So if you are going to try the King's Gambit, get a book on one of the lines and spend some time with it.  Like any other is like a relationship - the more time you spend with it, the better you get to know it and understand it.

  • 9 years ago · Quote · #12


    using king's gambit opening is quite is just like a sudden death war in the ancient be aware of it!!!
  • 8 years ago · Quote · #13


    It's a great opening, and I win more often than not with it. I allways play 3.Bc4

    to prevent d5, and am prepared to move my king to f1, it is not a nice opening to play against, and I do much better against someone I know who is rated about 600-700 higher than me, as he is disconcerted by it.

  • 8 years ago · Quote · #14


    game xplorer can help u with stuff like this.

  • 8 years ago · Quote · #15


    For Beginners:

    If you ever play against the Kings Gambit 1.e4 e5 2.f4 avoid Qh4+ it loses time White plays 3.g3  Black retreats the Queen White brings out his pieces he can get a strong attack going that's tough to stop.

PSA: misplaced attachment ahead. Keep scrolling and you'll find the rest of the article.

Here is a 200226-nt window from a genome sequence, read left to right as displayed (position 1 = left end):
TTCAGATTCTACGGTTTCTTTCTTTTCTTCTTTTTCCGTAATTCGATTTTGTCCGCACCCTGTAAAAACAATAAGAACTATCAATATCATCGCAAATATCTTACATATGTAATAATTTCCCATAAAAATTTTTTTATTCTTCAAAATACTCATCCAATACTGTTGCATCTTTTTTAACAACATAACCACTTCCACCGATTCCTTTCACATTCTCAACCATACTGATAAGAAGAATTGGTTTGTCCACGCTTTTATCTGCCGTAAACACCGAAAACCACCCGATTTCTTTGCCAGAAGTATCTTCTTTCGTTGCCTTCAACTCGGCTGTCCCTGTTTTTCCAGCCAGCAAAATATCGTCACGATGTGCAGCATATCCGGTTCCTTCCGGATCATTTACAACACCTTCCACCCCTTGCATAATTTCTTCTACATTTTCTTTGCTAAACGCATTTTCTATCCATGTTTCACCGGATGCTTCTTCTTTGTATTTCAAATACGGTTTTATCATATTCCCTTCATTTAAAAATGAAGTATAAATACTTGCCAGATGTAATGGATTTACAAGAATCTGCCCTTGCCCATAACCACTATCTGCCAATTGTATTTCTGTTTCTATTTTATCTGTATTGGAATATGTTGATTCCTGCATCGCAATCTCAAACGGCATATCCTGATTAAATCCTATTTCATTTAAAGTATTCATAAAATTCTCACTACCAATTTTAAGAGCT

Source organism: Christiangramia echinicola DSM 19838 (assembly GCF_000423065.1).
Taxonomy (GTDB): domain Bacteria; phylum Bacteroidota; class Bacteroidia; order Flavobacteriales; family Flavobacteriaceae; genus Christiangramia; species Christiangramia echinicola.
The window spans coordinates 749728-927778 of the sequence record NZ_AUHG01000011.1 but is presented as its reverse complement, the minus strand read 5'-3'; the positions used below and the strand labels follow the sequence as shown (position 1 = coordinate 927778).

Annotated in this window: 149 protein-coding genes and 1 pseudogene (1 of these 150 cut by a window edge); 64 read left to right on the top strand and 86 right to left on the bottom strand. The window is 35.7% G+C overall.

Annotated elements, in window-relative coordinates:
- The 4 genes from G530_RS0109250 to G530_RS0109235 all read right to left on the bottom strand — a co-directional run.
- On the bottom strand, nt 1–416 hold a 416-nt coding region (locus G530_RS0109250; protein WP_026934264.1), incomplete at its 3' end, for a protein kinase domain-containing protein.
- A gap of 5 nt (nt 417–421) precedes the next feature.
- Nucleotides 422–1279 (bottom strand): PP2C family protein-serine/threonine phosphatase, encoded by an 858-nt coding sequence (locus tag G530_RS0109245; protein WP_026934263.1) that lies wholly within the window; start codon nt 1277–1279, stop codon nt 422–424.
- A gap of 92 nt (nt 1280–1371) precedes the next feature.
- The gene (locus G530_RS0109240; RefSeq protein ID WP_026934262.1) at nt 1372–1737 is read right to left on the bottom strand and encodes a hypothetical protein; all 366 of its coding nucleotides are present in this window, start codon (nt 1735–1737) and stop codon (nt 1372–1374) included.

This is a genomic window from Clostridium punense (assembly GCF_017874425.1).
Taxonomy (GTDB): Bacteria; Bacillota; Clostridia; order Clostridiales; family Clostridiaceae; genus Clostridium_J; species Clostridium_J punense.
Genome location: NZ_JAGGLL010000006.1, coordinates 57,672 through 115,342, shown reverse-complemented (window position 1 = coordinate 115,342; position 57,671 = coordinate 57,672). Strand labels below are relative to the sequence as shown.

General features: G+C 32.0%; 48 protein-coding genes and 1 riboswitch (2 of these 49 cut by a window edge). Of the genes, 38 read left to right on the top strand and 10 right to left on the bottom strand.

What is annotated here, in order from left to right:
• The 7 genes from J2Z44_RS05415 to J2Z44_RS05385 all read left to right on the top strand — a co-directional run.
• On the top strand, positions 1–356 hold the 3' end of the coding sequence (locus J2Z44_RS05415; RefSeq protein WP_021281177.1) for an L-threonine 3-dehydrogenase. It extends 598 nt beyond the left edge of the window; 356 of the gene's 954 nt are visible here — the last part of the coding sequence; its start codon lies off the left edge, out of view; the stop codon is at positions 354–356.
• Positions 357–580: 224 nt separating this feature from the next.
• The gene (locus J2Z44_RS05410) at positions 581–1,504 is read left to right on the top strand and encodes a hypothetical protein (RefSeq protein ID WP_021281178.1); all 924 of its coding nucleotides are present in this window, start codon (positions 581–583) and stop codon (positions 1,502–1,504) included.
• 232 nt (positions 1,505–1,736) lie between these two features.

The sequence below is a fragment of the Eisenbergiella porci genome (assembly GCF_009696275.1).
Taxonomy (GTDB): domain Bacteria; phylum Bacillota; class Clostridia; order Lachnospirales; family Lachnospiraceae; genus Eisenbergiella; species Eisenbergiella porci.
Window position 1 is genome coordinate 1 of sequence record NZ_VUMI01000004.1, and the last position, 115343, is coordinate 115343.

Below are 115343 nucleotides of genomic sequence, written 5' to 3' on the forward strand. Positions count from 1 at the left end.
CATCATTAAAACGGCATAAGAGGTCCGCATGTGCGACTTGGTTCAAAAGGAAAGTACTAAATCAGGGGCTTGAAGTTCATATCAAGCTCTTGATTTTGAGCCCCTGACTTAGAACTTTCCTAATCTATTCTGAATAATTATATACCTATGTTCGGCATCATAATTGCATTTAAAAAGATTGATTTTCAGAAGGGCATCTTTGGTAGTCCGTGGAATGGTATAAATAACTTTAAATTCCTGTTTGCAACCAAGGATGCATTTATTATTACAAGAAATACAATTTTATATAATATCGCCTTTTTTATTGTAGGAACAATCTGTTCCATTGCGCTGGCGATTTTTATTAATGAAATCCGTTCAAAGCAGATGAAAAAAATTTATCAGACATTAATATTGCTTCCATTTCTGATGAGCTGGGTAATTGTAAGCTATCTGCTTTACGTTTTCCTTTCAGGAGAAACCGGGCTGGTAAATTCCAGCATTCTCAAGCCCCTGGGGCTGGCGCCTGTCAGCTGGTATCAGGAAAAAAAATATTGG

There are better lines to meet the opening like the Falkbeer 2.d5

  • 8 years ago · Quote · #16


    automatically white controls the center squares

    3. d4




    yes!! very powerful....

  • 8 years ago · Quote · #17


    I was always losing to this kings gambit opening as black, but now I have ficsher defence at hand....kings gambit accepted fisher defence kicks white's boootey!!

  • 8 years ago · Quote · #18


    i like this.... and i want to learn more in kings gambit. Where should i find those opening...?

  • 8 years ago · Quote · #19


    Definitely a good opening playSmile

  • 8 years ago · Quote · #20


    i prefer queens gambit